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State of Massachusetts

Judicial Selection in the States: Massachusetts

Overview

News

I mentioned in the last post on Arkansas Issue 1 that most states elect the clerks of their general jurisdiction courts. In all, a total...

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On the ballot this November in Arkansas is Issue 1, a constitutional amendment that would make several changes to the terms, election, and eligibility of...

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The Oklahoma Senate yesterday approved its version of HB 3162, a constitutional amendment that would restructure the way appellate judges are chosen in the state...

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Courtesy of the Bureau of Justice Statistics, U.S. Department of...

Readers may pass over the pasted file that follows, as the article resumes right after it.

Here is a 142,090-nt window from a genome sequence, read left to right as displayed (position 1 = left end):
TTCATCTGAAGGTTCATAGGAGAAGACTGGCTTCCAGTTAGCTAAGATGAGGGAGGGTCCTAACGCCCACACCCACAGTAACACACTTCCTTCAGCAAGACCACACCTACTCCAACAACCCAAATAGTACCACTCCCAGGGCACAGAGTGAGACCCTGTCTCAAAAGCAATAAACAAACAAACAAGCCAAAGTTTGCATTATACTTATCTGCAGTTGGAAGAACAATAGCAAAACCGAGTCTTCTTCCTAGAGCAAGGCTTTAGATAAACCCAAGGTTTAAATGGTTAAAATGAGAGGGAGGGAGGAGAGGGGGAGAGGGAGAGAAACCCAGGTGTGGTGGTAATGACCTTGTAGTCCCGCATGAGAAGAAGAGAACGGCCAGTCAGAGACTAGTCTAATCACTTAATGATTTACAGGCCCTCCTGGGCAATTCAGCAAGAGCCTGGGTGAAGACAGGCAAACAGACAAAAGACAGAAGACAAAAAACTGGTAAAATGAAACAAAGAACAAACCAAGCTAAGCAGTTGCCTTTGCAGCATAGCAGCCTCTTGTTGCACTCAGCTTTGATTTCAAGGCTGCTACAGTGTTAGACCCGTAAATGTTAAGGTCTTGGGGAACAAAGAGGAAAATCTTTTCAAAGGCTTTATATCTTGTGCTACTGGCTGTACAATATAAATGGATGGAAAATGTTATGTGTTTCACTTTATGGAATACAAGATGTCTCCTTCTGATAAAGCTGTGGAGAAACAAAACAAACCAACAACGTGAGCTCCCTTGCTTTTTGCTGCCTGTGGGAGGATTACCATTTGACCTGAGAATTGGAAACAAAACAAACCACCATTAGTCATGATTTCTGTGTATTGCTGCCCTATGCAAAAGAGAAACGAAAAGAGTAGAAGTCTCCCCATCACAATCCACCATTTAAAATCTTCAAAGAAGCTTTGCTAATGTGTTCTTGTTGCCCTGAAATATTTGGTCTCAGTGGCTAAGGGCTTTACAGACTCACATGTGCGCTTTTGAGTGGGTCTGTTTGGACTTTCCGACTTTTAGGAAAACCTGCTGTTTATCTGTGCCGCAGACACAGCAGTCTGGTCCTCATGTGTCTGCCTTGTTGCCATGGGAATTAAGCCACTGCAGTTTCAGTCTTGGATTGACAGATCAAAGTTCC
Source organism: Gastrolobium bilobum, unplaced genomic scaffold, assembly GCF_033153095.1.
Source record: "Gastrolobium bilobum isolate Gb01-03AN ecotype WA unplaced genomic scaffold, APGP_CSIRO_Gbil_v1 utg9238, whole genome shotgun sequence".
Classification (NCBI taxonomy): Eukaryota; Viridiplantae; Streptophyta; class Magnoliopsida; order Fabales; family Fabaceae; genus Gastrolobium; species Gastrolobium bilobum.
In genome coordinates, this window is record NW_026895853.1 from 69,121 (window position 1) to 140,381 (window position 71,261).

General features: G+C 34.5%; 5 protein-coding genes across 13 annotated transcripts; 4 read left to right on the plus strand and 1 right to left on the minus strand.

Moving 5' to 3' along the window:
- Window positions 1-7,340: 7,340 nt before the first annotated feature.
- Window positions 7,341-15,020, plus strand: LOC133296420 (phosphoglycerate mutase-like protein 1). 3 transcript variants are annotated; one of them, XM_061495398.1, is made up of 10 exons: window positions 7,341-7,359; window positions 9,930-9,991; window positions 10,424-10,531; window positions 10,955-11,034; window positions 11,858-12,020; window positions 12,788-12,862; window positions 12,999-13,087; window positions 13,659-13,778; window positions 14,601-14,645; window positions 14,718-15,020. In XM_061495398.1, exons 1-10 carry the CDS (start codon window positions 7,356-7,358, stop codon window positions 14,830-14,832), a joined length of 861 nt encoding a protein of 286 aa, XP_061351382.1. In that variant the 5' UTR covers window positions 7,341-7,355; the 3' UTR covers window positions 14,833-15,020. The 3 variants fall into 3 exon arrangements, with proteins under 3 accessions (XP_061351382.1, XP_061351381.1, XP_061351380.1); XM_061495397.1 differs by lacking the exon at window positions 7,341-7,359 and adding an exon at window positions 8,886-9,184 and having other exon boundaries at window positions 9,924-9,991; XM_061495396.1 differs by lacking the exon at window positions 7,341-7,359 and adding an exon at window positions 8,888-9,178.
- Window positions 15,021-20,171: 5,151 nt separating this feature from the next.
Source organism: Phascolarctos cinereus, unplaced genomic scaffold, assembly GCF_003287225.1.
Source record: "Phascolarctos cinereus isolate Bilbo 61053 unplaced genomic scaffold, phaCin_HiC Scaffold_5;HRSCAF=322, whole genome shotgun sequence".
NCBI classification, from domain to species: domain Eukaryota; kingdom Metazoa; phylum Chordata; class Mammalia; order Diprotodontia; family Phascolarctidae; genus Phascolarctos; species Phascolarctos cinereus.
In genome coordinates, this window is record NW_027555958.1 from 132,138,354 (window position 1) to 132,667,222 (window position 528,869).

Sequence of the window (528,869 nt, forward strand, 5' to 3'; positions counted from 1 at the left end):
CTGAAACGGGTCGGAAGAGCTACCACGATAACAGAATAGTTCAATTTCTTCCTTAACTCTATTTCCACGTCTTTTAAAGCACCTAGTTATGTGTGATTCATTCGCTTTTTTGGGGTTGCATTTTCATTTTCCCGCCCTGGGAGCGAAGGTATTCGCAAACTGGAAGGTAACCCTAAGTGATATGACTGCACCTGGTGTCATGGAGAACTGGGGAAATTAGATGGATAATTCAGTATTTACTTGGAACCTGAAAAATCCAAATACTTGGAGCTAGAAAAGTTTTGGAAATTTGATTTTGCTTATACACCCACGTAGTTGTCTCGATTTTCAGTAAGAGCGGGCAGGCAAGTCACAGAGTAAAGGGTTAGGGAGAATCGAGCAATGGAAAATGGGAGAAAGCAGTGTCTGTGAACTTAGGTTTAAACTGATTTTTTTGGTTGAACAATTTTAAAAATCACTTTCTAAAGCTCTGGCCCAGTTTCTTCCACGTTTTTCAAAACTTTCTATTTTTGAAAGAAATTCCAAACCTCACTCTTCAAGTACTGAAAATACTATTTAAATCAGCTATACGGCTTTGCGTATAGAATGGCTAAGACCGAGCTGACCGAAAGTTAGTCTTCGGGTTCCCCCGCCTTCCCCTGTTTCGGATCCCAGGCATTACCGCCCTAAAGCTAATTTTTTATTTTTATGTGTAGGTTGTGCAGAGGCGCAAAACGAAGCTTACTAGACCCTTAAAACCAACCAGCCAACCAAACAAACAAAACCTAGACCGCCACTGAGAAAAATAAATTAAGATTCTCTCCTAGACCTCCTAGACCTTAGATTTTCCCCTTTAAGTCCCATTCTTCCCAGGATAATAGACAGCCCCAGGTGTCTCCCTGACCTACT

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The Massachusetts judiciary is composed of the supreme judicial court, the appeals court, and the trial court. Seven departments make up the trial court: the superior court, the district court, the Boston Municipal Court, the juvenile court, the housing court, the land court, and the probate and family court. Since 1780, Massachusetts judges have been appointed for life by the governor with the consent of the governor's council. Since 1975, Massachusetts governors have created nominating commissions by executive order to advise them in making judicial appointments.